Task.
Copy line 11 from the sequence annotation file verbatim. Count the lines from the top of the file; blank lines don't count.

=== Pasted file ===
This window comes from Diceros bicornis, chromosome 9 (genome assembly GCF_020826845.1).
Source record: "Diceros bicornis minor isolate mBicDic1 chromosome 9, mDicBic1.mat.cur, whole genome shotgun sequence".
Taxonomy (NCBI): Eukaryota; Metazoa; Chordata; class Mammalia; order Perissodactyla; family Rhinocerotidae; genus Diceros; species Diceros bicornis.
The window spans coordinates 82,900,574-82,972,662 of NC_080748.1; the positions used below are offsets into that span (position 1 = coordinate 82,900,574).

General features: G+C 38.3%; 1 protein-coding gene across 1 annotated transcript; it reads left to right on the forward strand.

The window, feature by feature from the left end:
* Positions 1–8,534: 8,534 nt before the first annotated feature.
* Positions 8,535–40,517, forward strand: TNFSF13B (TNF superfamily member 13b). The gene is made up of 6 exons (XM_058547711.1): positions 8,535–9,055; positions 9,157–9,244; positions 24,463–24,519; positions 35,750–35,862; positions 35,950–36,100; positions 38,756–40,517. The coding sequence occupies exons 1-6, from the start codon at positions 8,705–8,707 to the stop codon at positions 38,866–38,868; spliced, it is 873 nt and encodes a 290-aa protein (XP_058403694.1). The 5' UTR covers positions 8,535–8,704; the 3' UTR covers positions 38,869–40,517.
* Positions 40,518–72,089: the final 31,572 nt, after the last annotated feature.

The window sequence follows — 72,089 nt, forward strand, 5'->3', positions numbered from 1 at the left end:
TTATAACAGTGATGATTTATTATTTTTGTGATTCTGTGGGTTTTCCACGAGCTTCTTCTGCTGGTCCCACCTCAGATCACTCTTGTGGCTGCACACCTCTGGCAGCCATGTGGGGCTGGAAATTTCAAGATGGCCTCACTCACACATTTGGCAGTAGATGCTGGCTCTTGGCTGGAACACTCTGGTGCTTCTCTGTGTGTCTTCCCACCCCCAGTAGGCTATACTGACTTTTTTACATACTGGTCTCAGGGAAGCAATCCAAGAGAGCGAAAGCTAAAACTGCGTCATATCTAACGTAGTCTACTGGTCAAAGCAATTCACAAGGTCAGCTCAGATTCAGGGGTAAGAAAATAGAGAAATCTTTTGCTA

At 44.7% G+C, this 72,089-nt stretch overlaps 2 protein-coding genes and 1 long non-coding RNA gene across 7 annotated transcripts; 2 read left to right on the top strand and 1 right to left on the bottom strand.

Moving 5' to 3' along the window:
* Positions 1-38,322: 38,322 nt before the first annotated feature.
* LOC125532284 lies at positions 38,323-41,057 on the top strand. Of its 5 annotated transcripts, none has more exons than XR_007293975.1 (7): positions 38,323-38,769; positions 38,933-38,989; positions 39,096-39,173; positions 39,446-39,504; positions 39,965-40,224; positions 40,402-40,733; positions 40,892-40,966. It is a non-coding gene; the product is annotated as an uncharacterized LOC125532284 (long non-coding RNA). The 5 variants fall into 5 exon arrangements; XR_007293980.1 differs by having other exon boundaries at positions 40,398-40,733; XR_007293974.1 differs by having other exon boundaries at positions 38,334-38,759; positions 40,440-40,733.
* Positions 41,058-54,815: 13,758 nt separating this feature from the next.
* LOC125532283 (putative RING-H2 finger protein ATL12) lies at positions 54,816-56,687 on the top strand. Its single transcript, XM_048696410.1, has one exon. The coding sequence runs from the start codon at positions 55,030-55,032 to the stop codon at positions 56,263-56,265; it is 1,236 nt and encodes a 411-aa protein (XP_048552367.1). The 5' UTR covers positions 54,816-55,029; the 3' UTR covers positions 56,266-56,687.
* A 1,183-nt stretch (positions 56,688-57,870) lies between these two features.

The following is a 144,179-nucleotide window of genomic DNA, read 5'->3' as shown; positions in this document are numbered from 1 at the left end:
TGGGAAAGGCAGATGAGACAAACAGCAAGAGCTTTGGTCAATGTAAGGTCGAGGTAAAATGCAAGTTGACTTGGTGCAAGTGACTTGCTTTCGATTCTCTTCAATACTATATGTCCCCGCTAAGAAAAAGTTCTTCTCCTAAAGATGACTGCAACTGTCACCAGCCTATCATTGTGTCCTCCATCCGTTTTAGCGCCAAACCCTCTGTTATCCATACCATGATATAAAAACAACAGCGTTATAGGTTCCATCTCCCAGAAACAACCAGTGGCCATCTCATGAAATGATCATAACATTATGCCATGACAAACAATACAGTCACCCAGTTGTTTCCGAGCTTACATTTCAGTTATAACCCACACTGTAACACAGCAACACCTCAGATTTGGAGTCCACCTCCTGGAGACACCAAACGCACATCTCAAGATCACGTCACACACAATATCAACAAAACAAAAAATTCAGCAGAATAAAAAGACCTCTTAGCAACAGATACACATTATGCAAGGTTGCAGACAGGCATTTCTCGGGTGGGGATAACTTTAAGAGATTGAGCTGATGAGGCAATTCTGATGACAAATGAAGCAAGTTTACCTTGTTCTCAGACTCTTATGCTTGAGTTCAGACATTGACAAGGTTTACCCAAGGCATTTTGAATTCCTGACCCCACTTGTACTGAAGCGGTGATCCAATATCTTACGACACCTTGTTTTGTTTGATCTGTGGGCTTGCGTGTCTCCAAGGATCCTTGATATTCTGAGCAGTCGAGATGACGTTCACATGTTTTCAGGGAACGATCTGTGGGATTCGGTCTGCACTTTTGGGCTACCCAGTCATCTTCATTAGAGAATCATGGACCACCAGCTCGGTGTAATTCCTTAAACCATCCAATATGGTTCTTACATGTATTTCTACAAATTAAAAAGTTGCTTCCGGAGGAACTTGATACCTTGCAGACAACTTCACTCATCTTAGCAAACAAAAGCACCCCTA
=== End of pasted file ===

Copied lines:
TTATAACAGTGATGATTTATTATTTTTGTGATTCTGTGGGTTTTCCACGAGCTTCTTCTGCTGGTCCCACCTCAGATCACTCTTGTGGCTGCACACCTCTGGCAGCCATGTGGGGCTGGAAATTTCAAGATGGCCTCACTCACACATTTGGCAGTAGATGCTGGCTCTTGGCTGGAACACTCTGGTGCTTCTCTGTGTGTCTTCCCACCCCCAGTAGGCTATACTGACTTTTTTACATACTGGTCTCAGGGAAGCAATCCAAGAGAGCGAAAGCTAAAACTGCGTCATATCTAACGTAGTCTACTGGTCAAAGCAATTCACAAGGTCAGCTCAGATTCAGGGGTAAGAAAATAGAGAAATCTTTTGCTA